Why our parents were right about broccoli

Tuesday, March 14, 2017. Author Tyler Breedlove

As a child, you probably remember seeing a big heaping pile of broccoli sitting on the side of your plate. Chances are, you probably also avoided those big green trees like the plague. “Eat your broccoli. It’s good for you!” echoes in our dinnertime memories. You tried to ignore them. Push them aside. Poke them with your fork… but they never went away.

Sad to say, your parents were right. Broccoli is incredibly good for you. How dare you try and feed it to the dog.

70,000 tons

Broccoli is a member of the Brassica family and is related to other cruciferous vegetables such as cauliflower and cabbage. Scientifically, it is known as Brassica oleracea var. Italica.

In case you were wondering, the primary region of broccoli’s export is in the Spanish region of Murcia. Over 70,000 tons are exported from there every year!

Healthy bites

Broccoli is yet another great addition to our list of health-promoting vegetables. So, what makes broccoli so healthy?

Broccoli contains an incredibly large amount of different antioxidants:

  • Vitamin C
  • Vitamin E
  • Polyphenols
  • Glucosinolates
  • Carotenoids
  • Ascorbic Acid

A couple things you should know. Polyphenols are a very large group of compounds that includes flavonoids and phenolic acids. If you remember from previous articles, these have protective effects for the cardiovascular system. Additionally, they also have various anti-carcinogenic properties. Research suggests that consumption of cruciferous vegetables may reduce the risk of various forms of cancer; such as lung, stomach and colon cancers.

Another aspect of Broccoli that is typical of cruciferous vegetables, are the compounds it contains known as glucosinolates, which are known for cancer prevention. Glucosinolates themselves actually hold very little anti-carcinogenic effects, but once the broccoli is chopped, crushed, or chewed, the real magic happens. Enzymes in the broccoli are released and the glucosinolates are converted into “indolic compounds” which have been shown to hold the cancer protective effects.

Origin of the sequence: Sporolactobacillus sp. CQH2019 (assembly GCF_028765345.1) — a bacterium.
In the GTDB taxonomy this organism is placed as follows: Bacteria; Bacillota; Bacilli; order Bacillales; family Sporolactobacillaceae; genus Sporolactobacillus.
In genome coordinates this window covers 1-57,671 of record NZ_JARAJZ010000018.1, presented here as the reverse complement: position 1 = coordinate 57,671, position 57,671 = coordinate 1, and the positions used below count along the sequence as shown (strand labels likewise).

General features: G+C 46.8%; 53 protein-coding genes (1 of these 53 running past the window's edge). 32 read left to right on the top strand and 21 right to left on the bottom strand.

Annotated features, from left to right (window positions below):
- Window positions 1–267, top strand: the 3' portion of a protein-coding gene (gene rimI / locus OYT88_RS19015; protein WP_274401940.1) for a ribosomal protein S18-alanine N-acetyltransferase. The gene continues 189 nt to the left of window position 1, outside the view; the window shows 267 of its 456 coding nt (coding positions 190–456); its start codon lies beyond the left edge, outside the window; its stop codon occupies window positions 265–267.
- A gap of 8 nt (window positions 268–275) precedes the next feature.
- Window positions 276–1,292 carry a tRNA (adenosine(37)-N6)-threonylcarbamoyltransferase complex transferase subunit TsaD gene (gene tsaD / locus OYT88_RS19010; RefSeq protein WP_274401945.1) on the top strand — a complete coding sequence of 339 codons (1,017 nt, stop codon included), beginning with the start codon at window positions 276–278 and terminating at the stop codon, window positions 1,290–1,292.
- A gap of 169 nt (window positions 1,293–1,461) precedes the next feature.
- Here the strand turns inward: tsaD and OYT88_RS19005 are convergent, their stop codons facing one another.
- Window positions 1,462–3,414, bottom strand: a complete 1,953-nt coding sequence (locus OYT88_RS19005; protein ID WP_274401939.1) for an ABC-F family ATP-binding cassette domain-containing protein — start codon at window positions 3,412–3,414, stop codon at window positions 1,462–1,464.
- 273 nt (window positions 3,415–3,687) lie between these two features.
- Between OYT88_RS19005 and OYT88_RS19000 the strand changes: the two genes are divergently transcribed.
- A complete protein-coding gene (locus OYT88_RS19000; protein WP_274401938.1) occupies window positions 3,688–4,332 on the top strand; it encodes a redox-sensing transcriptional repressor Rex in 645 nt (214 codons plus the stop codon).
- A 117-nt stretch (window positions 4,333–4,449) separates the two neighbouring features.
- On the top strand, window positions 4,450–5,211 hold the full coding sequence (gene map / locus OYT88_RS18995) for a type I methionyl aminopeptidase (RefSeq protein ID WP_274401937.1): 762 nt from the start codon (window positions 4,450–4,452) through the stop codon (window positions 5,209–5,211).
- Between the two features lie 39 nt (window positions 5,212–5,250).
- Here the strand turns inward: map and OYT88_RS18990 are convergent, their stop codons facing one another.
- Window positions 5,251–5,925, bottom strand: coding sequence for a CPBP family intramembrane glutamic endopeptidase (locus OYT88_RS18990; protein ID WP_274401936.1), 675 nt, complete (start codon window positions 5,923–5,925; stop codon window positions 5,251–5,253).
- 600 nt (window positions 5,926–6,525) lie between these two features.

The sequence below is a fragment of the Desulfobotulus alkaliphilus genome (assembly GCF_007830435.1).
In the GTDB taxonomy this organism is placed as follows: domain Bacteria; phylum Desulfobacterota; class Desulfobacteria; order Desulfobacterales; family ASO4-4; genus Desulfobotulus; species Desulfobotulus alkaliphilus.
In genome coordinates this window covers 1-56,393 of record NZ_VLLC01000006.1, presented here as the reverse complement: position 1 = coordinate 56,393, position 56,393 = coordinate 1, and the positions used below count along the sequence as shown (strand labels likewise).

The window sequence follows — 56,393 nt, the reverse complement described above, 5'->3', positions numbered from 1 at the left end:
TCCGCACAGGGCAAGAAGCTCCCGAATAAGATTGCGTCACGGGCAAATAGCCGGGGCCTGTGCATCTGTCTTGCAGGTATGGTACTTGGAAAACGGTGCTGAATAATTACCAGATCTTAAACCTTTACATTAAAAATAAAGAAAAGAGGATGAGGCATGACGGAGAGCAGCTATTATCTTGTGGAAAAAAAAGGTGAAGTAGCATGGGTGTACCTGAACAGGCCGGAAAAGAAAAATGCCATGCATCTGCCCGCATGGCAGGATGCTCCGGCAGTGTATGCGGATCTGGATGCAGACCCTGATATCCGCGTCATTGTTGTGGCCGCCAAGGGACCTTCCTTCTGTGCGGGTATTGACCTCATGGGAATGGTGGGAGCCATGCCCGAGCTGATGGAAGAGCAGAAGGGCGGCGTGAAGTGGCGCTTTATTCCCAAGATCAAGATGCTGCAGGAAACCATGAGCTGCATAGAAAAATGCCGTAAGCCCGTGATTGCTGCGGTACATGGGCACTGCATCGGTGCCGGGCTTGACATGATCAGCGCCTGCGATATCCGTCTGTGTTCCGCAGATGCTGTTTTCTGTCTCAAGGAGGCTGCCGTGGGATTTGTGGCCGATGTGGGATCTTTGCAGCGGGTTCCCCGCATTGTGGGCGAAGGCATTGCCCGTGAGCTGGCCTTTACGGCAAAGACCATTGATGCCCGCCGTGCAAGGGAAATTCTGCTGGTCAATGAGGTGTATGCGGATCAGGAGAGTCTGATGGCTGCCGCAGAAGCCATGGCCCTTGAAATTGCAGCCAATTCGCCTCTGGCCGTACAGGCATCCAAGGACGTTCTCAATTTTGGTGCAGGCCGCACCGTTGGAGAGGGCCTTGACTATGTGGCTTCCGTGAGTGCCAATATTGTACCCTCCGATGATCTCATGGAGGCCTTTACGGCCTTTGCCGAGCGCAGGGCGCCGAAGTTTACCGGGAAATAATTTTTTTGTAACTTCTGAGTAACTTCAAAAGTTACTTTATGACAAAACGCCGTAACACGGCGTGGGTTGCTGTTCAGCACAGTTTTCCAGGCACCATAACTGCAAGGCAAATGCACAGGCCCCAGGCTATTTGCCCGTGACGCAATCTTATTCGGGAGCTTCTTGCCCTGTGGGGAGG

So, I’m sorry to say, that you have to eat the broccoli to get the benefits. Staring at it and hoping for osmosis won’t work.

Nutritional breakdown

Around 150 grams of cooked broccoli contains:

  • 11 grams of carbohydrates
  • 5 grams of fiber
  • 4 grams of protein
  • 6 grams of fat

As mentioned, it contains Vitamin C and Vitamin E. It also contains Vitamin A, Vitamin K, Chromium, Folate, Magnesium, Calcium and more!

Maximize the health benefits

Most people like to eat their broccoli cooked. It’s important to know that not all cooking methods are equal! Research suggests that when cooking broccoli, consider eating it raw, using a pressure cooker, or steaming it. The normal methods of boiling in water and frying have been shown to decrease the availability of those healthy compounds we’ve previously talked about.

The genetics

Now, understanding your genetics can play a key role in knowing if and how you would benefit from the consumption of broccoli. This becomes very relevant when we look at certain genes.

If you enjoyed this article, please see my other healthy FitnessGenes food blogs to see what other ingredients are most suitable for your genotype: Pears, celeriac, brussels sprouts, eggplant, ginger, apples, turmeric, cinnamon, green beans, grits, pears, pumpkin, buckwheat, dark chocolate and oats

 

References:

Broccoli. (n.d.) Retrieved March 14, 2017 from http://www.whfoods.com/genpage.php?tname=foodspice&dbid=9

Gliszczyńska-Świgło, A., Ciska, E., Pawlak-Lemańska, K., Chmielewski, J., Borkowski, T., & Tyrakowska, B. (2006). Changes in the content of health-promoting compounds and antioxidant activity of broccoli after domestic processing. Food additives and contaminants, 23(11), 1088-1098.

Kohlmeier, L., & Su, L. (1997, February). Cruciferous vegetable consumption and colorectal cancer risk: Meta-analysis of the epidemiological evidence. FASEB Journal, Vol. 11, No. 3, pp. 2141-2141.

Yuan, G. F., Sun, B., Yuan, J., & Wang, Q. M. (2009). Effects of different cooking methods on health-promoting compounds of broccoli. Journal of Zhejiang University Science B, 10(8), 580.

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